AI Thinker has just introduced a new family of wireless IoT modules with the Ai-WB2 equipped with Bouffalo Lab BL602 RISC-V microcontroller offering both 2.4 GHz WiFi 4 and Bluetooth 5.0 LE connectivity.
There are ten different modules to choose from, probably to keep mechanical and electrical compatibility with ESP8266 and ESP32 modules, and the company expects customers to integrate those into Internet of Things (IoT) products, mobile devices, wearables, Smart Home appliances, and more.
Ai-WB2 modules share the following specifications:
- Wireless MCU – Bouffalo Lab BL602 32-bit RISC-V microcontroller @ up to 192 MHz with 276KB SRAM, 2.4 GHz WiFi 4 and Bluetooth 5.0 LE connectivity
- Storage – 2MB or 4MB SPI flash
- WiFi range – Up to about 500 meters (typical)
- I/Os – SDIO, SPI, UART, I2C, IR receiver, PWM, ADC, DAC, and GPIO (except Ai-WB2-01S with just UART/PWM/GPIO/ADC)
- Power Supply – 2.7V to 3.6V > 500mA
- Power Consumption – 12μA in deep sleep mode
- Temperature Range – Operating: -40°C to 85°C; storage: -40°C to 125°C
The AI-WB2 are available in various packages from DIP-8 to SMD-61, and with PCB antennas or IPEX antenna connectors.
The company uploaded an SDK for the new modules and development kits on GitHub. That SDK is based on the official Bouffalo Lab bl_iot_sdk working on Windows and Linux, but it’s unclear what they’ve changed if anything. The documentation also reveals three development kits: Ai-WB2-12F-Kit, Ai-WB2-13-Kit, and Ai-WB2-32S-Kit for the modules of the same names.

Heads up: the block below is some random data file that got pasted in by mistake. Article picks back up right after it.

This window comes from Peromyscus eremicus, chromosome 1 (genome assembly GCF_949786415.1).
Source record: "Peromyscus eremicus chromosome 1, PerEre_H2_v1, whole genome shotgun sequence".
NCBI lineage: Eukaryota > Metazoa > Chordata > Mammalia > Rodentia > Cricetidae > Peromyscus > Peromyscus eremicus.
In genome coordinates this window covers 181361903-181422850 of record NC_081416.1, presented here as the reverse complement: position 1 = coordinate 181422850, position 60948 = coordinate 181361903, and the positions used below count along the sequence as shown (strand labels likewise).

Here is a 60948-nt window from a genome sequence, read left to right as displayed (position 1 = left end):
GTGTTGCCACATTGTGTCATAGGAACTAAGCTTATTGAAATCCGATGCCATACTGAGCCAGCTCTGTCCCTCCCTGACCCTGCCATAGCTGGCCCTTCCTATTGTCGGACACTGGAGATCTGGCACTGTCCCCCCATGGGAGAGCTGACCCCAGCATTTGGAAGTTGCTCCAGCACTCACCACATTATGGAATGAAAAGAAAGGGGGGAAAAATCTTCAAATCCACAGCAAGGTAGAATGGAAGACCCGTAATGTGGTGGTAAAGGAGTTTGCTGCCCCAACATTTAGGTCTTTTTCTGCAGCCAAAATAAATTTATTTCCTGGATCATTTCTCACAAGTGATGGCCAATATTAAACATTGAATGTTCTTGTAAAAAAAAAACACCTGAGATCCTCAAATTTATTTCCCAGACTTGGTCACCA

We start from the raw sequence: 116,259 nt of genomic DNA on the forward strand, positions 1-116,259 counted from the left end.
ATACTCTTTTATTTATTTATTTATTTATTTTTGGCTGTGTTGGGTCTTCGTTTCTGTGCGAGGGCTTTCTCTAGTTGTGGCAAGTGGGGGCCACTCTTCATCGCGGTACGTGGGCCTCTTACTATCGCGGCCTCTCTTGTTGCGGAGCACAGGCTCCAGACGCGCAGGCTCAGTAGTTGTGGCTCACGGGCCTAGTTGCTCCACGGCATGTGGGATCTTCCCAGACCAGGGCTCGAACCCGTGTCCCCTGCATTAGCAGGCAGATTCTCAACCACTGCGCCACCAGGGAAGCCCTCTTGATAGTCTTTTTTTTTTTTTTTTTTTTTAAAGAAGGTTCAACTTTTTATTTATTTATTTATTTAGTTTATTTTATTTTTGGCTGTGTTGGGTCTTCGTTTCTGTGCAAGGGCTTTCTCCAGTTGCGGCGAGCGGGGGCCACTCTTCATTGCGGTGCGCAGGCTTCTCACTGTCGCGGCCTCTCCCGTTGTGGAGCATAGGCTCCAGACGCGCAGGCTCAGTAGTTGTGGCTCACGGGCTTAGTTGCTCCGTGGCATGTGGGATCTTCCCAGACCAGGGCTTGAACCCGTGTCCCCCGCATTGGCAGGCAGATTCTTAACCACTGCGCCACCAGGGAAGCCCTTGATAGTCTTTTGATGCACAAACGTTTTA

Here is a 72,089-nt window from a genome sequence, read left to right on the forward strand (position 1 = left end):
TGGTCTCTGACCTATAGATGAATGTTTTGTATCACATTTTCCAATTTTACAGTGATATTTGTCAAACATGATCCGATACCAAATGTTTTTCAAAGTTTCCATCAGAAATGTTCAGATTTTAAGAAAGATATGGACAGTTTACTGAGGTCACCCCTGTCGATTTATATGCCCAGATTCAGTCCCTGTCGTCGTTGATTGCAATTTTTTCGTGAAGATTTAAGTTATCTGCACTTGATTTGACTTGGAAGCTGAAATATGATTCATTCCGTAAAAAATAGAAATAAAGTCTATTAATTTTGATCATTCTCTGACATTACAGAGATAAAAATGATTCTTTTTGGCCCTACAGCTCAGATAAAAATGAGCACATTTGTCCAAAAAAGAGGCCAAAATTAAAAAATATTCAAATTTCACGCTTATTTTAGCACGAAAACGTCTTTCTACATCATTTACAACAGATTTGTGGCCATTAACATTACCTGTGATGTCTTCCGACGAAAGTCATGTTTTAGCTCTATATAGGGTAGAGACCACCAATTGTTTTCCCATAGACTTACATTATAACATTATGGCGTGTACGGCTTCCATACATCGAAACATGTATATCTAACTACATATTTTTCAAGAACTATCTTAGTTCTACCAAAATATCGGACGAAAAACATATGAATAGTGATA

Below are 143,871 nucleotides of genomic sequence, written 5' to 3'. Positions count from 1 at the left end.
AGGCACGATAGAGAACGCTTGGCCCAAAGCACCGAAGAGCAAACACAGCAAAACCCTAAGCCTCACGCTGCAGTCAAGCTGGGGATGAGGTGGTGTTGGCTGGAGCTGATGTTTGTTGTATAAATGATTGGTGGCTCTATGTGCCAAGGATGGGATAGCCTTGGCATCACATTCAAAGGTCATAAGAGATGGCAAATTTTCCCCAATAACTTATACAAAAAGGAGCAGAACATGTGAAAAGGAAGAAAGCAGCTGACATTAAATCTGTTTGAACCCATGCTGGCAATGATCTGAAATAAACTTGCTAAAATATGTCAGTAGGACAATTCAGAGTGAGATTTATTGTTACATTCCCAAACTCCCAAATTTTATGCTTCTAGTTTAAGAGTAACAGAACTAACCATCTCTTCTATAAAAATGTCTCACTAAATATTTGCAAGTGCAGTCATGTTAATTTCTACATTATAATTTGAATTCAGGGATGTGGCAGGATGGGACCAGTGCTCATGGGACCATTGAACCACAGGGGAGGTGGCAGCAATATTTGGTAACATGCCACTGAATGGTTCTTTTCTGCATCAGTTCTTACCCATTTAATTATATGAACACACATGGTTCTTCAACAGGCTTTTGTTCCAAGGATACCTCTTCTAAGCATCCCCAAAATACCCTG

The Ai-WB2 modules are sold for $1.xx per unit in quantities of 100 pieces or more, while the development boards go for about $2.6 each for 10 pieces on Alibaba. If the prices on Alibaba are correct those module are price competitive against similar ESP8266/ESP32 modules, but I haven’t seen that many designs or projects based on Bouffalo Lab BL602, probably because Espressif has an advantage when it comes to software and the community.
Jean-Luc started CNX Software in 2010 as a part-time endeavor, before quitting his job as a software engineering manager, and starting to write daily news, and reviews full time later in 2011.